On Tuesday, BuzzFeed News reported that the Maryland General Assembly passed a law that prohibits Maryland police from having sex with detainees but still leaves behind a loophole that could harm alleged victims. BuzzFeed reporter Albert Samaha wrote that the bill was originally introduced after the outlet published a scathing report in February on how certain state laws in the United States protect police from penalties in the event that they have sex with people in custody. Maryland was one of them.
The February report listed Maryland as one of the 35 states in America that didn't legally bar police officers from having sex with the people they had detained. In spite of now barring such activity, the new law still comes with a caveat as it seems to have the potential to create a tricky loophole for survivors of sexual assault. Although now the law says that Maryland police officers could face legal repercussions for having sex with detainees, it does not characterize such sexual conduct in stricter terms like in other states.
For instance, recently New York state legislators passed a law that characterized all sex while being arrested as rape. For Maryland, the law is more lenient on police officers as it doesn't define all sex as nonconsensual. It could end up placing the onus of proving coercion on the prosecution team in court.
The sponsor of the bill, Maryland delegate Brooke Lierman, also noted that the law needed to be made stronger. "Passing this bill was a first step and I hope to come back next year with more comprehensive protections," she said. "Because there can be no such thing as 'consent' by someone who is in custody, any law enforcement officer who engages in any sexual act with someone in custody has, by default, committed sexual assault."
Sexual assault, under the new law, is characterized as a misdemeanor. If a Maryland police officer is found guilty of coercing a detainee into having sex, the officer could be given a maximum of three years, according to BuzzFeed. The officer could also be fined up to $3,000.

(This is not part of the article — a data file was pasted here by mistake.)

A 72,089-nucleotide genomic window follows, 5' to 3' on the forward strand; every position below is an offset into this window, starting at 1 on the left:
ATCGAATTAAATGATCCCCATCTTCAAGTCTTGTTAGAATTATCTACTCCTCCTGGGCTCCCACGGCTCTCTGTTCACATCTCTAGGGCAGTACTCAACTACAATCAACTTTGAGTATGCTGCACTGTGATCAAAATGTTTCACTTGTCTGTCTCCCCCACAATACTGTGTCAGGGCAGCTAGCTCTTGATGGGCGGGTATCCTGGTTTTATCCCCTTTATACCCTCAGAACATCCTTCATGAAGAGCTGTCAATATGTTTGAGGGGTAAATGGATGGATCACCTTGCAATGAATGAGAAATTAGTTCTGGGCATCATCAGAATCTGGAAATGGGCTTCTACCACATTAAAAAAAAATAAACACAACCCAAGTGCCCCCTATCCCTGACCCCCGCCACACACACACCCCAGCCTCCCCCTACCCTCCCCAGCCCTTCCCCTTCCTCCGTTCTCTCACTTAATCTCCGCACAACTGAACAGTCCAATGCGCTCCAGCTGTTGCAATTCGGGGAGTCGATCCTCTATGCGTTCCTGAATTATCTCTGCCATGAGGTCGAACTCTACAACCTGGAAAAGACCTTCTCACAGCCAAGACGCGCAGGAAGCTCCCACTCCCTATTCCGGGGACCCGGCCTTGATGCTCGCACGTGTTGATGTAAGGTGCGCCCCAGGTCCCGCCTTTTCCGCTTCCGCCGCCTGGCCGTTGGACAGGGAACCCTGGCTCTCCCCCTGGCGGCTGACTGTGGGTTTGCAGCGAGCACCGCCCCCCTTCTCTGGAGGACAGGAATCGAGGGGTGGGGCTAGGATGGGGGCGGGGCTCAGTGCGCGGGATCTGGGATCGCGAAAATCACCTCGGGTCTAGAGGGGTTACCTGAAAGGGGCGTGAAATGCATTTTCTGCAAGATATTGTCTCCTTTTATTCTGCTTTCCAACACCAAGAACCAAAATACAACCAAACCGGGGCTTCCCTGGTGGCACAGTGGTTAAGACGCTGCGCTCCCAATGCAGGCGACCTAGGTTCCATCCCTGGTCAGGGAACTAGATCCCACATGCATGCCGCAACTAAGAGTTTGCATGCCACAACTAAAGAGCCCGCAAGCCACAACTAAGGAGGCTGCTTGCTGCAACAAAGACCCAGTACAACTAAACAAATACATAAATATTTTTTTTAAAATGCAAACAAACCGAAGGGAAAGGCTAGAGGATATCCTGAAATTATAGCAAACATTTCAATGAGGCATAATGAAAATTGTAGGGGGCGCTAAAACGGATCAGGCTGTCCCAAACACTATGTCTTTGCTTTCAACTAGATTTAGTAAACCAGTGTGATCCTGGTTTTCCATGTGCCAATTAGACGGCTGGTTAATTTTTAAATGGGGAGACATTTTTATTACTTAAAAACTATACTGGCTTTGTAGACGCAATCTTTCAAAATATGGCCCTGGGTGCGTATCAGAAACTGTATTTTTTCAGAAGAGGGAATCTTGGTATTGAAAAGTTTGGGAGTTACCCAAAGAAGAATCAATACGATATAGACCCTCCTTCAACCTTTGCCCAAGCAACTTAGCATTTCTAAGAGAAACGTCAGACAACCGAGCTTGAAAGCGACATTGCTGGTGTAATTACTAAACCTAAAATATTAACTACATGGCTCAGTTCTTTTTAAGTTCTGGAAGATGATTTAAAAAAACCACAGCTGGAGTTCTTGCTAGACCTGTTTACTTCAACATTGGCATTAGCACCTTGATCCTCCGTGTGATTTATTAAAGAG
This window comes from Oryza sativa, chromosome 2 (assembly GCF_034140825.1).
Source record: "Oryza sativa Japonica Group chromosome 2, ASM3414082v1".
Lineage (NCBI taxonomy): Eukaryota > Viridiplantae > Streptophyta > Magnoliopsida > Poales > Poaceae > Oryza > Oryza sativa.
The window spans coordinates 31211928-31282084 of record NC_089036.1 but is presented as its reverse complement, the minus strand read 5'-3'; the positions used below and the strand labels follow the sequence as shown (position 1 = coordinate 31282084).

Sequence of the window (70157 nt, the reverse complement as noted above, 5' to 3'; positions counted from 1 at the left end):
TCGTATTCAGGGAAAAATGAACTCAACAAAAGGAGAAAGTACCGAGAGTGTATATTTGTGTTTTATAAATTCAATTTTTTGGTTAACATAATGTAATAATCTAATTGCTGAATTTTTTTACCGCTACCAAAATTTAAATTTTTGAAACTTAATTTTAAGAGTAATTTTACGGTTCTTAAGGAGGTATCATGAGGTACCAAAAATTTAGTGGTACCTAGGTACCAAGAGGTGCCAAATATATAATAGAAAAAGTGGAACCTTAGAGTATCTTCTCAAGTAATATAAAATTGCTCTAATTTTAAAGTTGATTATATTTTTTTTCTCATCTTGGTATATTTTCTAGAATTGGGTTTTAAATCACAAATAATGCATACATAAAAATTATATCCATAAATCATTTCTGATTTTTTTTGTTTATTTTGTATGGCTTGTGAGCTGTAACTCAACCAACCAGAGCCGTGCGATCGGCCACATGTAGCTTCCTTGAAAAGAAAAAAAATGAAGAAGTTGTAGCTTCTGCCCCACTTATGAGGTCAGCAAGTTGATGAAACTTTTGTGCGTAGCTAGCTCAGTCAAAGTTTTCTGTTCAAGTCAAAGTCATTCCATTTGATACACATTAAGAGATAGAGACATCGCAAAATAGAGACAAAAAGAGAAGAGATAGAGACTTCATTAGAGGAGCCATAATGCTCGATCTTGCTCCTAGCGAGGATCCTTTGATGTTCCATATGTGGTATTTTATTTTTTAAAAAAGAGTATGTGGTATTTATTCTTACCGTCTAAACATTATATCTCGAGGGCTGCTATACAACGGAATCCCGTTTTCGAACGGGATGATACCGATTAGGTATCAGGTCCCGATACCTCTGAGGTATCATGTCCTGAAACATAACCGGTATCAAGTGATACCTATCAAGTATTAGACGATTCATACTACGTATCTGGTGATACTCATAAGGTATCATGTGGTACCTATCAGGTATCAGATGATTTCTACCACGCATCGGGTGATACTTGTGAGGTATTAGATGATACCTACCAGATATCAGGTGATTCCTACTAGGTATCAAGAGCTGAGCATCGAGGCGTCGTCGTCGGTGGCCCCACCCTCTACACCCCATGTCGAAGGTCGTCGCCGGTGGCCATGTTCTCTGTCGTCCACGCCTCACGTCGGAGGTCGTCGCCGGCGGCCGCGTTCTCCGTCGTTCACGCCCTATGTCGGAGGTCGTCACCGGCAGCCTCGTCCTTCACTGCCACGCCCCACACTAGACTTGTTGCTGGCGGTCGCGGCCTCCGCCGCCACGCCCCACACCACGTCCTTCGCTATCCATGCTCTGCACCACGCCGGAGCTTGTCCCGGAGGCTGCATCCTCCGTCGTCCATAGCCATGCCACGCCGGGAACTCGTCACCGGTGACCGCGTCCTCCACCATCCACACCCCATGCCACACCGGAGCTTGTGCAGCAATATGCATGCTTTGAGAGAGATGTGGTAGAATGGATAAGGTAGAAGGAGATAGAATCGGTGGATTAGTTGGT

The sponsors of the bill summarized it as so:
Prohibiting a law enforcement officer from engaging in a sexual act, sexual contact, or vaginal intercourse with a person in the custody of the law enforcement officer; and providing a person found guilty of a violation of the Act is subject to imprisonment of up to 3 years or a fine of up to $3,000 or both.
The law will go into effect in October, according to its sponsors. Maryland will join other states like Tennessee, Texas, Wyoming, and Colorado where police officers are barred from initiating sexual acts with the people they arrest — but also where sex between a cop and an arrested individual isn't defined as de facto rape.
Not defining sex between a police officer and a detainee as rape can present a potential loophole. Such a lack of definition can be fraught with issues as it focuses on proving whether there was any consent from the victim in the first place.
Perhaps Maryland will follow New York’s lead with closing this loophole. In October, BuzzFeed reported that New York Council member Mark Treyger shared his thoughts on the state's then-existing loophole and said it was "antiquated." Treyger went on to say that the laws on sexual consent needed to "align with basic common sense and human decency."
"This is such a common sense issue," Treyger noted at the time. "There is no reason, no excuse that similar loopholes should not be closed in other parts of the country where they may still be in existence."